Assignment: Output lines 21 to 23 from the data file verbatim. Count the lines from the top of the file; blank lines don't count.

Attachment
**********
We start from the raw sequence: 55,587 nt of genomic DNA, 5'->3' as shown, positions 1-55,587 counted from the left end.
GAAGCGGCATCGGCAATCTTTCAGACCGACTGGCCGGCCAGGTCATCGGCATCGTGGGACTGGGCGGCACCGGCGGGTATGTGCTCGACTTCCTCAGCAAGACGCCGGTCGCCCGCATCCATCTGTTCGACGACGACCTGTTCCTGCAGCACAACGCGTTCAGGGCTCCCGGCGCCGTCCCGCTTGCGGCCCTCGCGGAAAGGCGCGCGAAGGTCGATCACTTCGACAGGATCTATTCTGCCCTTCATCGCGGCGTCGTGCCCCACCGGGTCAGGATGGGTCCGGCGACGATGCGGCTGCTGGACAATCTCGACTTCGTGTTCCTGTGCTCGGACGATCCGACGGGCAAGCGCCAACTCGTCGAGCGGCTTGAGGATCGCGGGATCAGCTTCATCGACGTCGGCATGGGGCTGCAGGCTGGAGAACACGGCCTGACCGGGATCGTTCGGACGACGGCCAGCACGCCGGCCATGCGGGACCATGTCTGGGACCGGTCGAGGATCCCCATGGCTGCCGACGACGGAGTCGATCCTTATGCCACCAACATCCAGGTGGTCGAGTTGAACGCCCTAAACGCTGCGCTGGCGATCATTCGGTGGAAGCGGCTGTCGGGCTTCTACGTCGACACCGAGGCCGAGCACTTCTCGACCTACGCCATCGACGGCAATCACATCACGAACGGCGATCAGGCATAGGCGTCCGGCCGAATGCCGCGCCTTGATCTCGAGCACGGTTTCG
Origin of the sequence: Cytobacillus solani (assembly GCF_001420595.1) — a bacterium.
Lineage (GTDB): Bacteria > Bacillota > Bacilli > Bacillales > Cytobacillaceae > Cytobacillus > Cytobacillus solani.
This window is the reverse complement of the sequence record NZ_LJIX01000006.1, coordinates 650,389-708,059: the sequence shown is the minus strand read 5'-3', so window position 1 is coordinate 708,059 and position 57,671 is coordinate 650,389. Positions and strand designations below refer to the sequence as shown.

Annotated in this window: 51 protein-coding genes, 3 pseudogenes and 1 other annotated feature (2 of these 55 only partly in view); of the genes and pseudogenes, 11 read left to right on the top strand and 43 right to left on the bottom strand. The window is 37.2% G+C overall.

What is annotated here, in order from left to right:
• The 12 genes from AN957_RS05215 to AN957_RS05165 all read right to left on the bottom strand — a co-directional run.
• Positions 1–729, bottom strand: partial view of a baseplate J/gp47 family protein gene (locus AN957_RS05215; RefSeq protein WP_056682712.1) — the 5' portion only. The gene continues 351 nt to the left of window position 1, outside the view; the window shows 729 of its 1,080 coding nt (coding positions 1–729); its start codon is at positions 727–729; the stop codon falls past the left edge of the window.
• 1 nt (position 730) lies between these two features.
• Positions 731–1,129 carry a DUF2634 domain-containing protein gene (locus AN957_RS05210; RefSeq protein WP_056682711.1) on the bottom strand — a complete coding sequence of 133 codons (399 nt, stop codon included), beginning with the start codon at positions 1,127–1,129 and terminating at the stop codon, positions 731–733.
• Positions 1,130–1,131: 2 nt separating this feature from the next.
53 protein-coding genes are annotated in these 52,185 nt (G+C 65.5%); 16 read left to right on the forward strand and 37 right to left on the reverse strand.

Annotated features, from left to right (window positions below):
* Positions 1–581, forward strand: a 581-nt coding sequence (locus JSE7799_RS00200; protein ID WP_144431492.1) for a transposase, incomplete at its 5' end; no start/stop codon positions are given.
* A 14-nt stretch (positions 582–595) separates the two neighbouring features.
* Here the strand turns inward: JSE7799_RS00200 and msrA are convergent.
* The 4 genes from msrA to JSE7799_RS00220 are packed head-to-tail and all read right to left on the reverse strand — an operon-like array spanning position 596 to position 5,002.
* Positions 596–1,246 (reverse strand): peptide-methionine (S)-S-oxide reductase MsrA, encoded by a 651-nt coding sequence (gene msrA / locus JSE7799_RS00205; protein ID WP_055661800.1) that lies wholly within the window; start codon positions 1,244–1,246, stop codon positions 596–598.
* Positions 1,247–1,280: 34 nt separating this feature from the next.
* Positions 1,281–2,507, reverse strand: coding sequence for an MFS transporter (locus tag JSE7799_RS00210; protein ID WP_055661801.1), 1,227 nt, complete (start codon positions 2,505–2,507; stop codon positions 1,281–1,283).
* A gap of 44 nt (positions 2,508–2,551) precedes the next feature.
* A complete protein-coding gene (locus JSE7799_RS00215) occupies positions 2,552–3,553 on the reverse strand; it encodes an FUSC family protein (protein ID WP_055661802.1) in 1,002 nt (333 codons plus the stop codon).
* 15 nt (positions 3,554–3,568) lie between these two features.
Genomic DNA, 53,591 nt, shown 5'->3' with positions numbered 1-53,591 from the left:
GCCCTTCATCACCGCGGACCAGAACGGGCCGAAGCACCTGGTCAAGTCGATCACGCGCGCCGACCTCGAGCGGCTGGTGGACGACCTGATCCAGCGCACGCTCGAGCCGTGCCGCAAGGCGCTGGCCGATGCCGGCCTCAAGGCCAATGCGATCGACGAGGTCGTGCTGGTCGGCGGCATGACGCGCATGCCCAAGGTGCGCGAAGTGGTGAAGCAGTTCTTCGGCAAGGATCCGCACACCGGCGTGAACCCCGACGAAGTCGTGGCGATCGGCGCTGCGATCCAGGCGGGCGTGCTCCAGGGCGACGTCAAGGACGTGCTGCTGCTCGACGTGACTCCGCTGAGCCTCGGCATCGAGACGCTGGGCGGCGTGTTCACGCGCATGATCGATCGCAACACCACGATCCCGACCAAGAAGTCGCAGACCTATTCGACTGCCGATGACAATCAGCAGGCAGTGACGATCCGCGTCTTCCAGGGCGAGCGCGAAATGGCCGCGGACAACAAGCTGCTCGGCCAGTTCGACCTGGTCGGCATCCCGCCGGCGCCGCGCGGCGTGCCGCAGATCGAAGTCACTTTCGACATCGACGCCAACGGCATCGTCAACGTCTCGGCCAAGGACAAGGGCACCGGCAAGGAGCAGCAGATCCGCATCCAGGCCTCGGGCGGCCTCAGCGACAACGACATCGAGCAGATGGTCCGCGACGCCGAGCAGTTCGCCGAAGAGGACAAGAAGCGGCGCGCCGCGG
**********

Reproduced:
* Positions 1,281–2,507, reverse strand: coding sequence for an MFS transporter (locus tag JSE7799_RS00210; protein ID WP_055661801.1), 1,227 nt, complete (start codon positions 2,505–2,507; stop codon positions 1,281–1,283).
* A gap of 44 nt (positions 2,508–2,551) precedes the next feature.
* A complete protein-coding gene (locus JSE7799_RS00215) occupies positions 2,552–3,553 on the reverse strand; it encodes an FUSC family protein (protein ID WP_055661802.1) in 1,002 nt (333 codons plus the stop codon).